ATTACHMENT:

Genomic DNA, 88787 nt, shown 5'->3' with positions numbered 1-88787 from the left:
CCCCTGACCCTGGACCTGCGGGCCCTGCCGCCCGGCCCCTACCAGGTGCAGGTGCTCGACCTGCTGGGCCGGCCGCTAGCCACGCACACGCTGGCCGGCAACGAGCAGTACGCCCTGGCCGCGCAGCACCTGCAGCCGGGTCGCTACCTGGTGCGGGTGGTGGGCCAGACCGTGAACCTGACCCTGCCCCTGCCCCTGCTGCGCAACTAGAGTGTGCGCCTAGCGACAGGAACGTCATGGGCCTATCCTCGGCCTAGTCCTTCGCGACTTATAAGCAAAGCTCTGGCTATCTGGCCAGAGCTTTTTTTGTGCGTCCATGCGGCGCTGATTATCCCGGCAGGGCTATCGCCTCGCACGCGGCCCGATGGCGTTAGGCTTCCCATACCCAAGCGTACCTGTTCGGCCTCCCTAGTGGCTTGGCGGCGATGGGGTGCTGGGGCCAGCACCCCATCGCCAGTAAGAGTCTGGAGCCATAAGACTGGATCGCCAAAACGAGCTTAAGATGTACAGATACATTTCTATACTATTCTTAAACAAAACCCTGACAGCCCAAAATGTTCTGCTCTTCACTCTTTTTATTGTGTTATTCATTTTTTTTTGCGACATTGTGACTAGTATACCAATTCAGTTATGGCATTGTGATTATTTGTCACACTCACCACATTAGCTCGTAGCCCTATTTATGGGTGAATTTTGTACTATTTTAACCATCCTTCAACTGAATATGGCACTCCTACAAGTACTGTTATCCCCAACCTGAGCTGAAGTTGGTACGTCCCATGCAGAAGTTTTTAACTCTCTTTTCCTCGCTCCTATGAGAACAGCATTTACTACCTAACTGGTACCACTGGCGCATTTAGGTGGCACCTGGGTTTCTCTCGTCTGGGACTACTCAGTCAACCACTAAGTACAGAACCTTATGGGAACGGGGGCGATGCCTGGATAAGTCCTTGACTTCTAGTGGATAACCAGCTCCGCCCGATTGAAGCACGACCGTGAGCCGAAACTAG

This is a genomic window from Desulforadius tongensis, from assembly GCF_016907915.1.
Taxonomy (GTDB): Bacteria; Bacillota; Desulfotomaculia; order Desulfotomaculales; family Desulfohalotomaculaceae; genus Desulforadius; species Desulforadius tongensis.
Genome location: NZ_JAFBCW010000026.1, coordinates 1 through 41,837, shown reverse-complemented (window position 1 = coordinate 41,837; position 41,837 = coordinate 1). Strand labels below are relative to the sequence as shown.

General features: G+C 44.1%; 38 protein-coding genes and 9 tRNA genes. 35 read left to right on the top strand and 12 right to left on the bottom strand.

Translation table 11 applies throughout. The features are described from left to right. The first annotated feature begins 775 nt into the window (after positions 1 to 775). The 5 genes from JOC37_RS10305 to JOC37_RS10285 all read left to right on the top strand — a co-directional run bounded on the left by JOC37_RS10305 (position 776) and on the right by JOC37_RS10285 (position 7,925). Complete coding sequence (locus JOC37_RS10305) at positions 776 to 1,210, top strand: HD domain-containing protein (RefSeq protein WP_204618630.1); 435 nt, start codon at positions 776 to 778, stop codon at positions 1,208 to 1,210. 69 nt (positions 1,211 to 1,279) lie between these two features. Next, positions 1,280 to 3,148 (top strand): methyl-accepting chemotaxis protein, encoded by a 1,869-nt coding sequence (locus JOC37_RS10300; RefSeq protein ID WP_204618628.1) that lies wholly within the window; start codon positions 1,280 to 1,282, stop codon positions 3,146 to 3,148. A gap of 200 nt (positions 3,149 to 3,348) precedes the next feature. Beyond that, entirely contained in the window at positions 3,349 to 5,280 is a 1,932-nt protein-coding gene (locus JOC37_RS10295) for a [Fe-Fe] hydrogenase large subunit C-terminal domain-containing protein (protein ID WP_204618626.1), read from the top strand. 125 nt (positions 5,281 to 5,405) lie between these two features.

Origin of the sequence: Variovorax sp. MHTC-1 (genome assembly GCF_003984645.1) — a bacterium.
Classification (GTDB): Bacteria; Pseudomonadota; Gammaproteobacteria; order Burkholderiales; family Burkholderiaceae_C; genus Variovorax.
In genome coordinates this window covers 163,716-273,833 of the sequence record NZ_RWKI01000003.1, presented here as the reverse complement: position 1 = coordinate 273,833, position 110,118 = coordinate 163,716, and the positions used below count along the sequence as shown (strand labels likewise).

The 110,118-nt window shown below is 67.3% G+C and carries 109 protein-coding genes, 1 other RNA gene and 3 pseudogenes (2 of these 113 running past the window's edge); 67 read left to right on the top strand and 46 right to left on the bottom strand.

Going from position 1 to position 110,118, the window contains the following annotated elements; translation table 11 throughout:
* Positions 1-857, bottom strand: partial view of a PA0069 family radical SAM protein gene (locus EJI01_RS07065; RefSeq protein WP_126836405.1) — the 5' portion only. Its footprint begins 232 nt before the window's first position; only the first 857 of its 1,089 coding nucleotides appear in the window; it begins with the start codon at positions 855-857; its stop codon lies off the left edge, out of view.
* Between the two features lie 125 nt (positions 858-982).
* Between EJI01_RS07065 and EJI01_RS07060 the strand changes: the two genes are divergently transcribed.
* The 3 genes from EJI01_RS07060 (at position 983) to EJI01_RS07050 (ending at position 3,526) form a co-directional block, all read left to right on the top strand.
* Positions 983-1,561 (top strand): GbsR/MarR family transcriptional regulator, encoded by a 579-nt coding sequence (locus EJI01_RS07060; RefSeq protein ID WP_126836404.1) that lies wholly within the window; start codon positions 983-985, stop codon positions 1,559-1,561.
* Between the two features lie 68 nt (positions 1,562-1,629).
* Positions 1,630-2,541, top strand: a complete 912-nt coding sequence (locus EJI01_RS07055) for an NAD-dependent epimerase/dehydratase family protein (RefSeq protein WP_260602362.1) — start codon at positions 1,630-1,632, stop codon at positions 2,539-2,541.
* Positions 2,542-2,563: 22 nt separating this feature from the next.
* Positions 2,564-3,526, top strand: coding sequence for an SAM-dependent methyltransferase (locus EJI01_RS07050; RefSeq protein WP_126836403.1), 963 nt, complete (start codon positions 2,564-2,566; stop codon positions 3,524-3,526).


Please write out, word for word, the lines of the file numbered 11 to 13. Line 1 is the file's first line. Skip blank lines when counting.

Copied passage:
The 110,118-nt window shown below is 67.3% G+C and carries 109 protein-coding genes, 1 other RNA gene and 3 pseudogenes (2 of these 113 running past the window's edge); 67 read left to right on the top strand and 46 right to left on the bottom strand.

Going from position 1 to position 110,118, the window contains the following annotated elements; translation table 11 throughout:
* Positions 1-857, bottom strand: partial view of a PA0069 family radical SAM protein gene (locus EJI01_RS07065; RefSeq protein WP_126836405.1) — the 5' portion only. Its footprint begins 232 nt before the window's first position; only the first 857 of its 1,089 coding nucleotides appear in the window; it begins with the start codon at positions 855-857; its stop codon lies off the left edge, out of view.